The Expert Question

March 17, 2016

What are you an expert in? Or, what do you know a lot about?

Now let’s say that you’re at a party and someone says they’re an expert in your field but you’re pretty sure they’re bullshitting. What is the one question you would ask them to call them out?

The point of this isn’t to call people out on things, it’s to help people tell you something interesting about their field. When you ask people this question you get into pretty interesting conversations. I’ve never failed to learn something new. So here we go!

Hip hop expert: What’s your favourite golden era album?

Turbulence expert: What is the slope of energy cascade in 2d and 3D turbulence?

Crochet expert: What’s the difference between a back post double crochet and a front post double crochet?

Anatomy Expert: What’s your favourite structure and why?

Metal recycling expert: What’s the difference between stainless steel 316 and 309?

Jazz Expert: Did you see Wycliffe Gordon play with the Berlin Philharmonic?

Quadcopter control systems expert: What’s your opinion on how challenging it would be to implement non linear global attitude control of a quadcopter?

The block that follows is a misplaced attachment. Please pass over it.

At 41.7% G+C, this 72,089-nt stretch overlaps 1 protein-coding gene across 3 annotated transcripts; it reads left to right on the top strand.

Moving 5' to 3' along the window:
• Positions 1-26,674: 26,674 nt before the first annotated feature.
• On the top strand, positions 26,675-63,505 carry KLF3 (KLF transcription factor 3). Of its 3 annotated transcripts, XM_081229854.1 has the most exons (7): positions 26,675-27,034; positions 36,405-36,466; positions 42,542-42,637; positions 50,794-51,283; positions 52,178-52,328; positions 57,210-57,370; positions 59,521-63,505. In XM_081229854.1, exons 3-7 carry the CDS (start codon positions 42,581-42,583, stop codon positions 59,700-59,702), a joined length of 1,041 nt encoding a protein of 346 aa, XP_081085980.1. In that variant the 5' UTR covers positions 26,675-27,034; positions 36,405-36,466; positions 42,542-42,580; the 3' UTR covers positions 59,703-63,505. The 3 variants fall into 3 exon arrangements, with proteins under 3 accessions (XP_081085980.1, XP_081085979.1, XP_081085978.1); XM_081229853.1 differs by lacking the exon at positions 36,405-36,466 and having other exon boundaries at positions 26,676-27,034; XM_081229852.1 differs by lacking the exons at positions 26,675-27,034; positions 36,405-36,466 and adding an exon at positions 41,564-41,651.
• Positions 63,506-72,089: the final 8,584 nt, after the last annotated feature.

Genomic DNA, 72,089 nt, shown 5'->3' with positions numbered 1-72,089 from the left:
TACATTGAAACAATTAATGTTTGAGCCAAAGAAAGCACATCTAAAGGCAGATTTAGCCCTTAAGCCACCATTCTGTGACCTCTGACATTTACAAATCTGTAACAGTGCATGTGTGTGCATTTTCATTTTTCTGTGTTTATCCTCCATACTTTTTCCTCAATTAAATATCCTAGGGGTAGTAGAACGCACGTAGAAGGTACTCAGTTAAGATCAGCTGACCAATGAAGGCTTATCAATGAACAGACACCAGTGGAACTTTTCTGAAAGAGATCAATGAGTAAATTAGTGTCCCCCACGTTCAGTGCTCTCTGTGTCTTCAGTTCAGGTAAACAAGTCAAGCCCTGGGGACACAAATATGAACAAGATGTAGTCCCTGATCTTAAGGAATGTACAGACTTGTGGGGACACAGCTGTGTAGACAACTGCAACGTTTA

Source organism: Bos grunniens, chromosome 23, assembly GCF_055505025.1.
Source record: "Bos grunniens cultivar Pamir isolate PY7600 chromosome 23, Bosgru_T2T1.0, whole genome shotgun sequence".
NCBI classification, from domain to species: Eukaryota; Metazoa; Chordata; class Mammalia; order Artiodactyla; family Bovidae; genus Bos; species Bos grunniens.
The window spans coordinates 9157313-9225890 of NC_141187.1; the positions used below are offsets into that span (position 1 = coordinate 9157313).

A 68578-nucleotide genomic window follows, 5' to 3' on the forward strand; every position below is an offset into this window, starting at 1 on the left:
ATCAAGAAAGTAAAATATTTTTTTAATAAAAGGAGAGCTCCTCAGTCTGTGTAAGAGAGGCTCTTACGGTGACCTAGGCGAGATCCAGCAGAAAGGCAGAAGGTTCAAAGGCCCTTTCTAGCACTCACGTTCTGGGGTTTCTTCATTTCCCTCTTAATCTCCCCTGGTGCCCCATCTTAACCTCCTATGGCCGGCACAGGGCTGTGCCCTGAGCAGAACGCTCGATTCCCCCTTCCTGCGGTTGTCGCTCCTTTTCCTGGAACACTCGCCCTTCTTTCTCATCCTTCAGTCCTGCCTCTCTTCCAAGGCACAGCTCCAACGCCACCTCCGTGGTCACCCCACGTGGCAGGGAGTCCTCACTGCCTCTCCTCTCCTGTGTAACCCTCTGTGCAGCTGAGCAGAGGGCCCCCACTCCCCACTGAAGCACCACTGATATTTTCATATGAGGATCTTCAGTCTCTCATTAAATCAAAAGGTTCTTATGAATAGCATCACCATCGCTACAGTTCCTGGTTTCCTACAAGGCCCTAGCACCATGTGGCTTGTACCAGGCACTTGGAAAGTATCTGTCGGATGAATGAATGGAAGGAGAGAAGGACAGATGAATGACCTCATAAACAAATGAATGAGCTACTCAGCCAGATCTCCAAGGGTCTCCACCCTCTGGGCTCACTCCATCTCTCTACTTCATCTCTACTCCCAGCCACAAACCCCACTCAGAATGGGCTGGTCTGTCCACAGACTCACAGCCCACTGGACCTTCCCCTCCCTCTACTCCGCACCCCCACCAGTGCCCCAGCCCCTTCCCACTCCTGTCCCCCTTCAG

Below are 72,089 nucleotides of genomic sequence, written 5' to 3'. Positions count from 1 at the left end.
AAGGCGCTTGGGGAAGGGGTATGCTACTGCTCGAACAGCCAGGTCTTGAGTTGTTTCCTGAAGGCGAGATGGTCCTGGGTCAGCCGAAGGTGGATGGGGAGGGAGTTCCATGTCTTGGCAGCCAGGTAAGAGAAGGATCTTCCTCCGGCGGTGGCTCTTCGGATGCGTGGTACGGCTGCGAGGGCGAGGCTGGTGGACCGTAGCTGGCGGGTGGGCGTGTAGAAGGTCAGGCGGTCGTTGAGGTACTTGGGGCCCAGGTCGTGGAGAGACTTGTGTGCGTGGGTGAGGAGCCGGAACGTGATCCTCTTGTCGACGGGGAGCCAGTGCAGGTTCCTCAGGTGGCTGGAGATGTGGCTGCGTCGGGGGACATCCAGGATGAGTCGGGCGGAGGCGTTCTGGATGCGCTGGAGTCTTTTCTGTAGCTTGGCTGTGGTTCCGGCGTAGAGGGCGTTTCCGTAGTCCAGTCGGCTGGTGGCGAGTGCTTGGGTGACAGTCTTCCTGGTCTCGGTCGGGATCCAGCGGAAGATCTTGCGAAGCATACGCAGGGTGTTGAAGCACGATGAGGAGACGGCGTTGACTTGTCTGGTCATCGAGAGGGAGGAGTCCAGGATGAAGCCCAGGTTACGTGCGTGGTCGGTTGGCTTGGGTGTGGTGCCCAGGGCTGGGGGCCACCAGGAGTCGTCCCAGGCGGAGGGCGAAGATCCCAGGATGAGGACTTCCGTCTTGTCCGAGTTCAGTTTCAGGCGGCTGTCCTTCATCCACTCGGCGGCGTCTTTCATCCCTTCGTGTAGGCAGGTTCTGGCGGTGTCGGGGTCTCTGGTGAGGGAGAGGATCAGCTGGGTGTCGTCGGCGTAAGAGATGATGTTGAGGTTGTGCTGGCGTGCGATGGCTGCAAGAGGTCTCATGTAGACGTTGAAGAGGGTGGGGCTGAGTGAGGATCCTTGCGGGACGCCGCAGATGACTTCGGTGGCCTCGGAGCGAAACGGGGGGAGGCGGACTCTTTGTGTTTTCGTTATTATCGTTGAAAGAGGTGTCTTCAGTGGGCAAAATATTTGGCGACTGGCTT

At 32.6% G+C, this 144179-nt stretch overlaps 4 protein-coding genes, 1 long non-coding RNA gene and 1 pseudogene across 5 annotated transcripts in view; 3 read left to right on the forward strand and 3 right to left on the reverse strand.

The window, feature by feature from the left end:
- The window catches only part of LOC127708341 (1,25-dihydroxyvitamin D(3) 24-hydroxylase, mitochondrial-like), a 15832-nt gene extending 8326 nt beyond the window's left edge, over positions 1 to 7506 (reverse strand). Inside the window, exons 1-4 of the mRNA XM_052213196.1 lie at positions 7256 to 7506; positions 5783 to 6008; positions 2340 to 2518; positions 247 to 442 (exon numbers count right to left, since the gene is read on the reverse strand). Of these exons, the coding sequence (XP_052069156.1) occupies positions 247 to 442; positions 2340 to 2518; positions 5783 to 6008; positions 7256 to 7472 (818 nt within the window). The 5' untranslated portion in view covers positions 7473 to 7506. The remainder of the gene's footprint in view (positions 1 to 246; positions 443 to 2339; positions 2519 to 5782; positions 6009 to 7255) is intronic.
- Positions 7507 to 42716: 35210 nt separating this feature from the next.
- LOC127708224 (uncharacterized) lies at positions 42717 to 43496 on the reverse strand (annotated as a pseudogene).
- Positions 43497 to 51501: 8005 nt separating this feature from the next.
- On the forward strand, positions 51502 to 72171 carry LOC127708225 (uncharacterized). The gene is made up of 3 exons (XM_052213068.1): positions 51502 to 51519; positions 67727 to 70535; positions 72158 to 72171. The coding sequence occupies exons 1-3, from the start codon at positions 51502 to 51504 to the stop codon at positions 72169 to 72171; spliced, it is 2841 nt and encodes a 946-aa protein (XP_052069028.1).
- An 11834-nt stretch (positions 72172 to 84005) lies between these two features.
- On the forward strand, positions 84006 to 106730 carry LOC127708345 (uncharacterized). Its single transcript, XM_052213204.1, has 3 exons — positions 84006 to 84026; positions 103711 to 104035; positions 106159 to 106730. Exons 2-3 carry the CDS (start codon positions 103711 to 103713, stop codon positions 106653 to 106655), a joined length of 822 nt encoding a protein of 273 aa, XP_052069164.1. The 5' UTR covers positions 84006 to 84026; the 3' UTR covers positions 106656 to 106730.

Theoretical Origami expert: When do you think we’ll solve the perimeter problem?

Movement expert/massage therapist: Theres no question, I’d just watch them move.

Bitcoin expert: What property of Bitcoin makes it interesting?

Music expert: Name all the modes.

C++ expert: Why can’t you throw an exception from a destructor?

SciPy expert: So do you save your stuff in HDF5?

Film Theory expert: What do you think about the use of the time-image in The Train Robbery?

Logic expert: Is first order logic complete?

A few of these are trick questions. Wycliffe would never play with the Berlin Philharmonic and The Train Robbery has virtually no time image (it’s mostly movement image). Others like the anatomy question are so straightforward that they’d be hard to answer confidently. You need to think laterally to come up with good questions like these.

Some people, like the movement expert and hair cutting expert said there was no question that they could ask. The expertise was in ‘doing’. Obviously there’s knowledge involved but they said they’d just have to see the person in action.

My favourite thing about this question is the jargon. It’s so field specific. People are often hesitant to speak to you in their field’s jargon, but I think without it it’s hard to really learn something.

I originally saw this question here on Reddit, which made me want to ask it to people I met.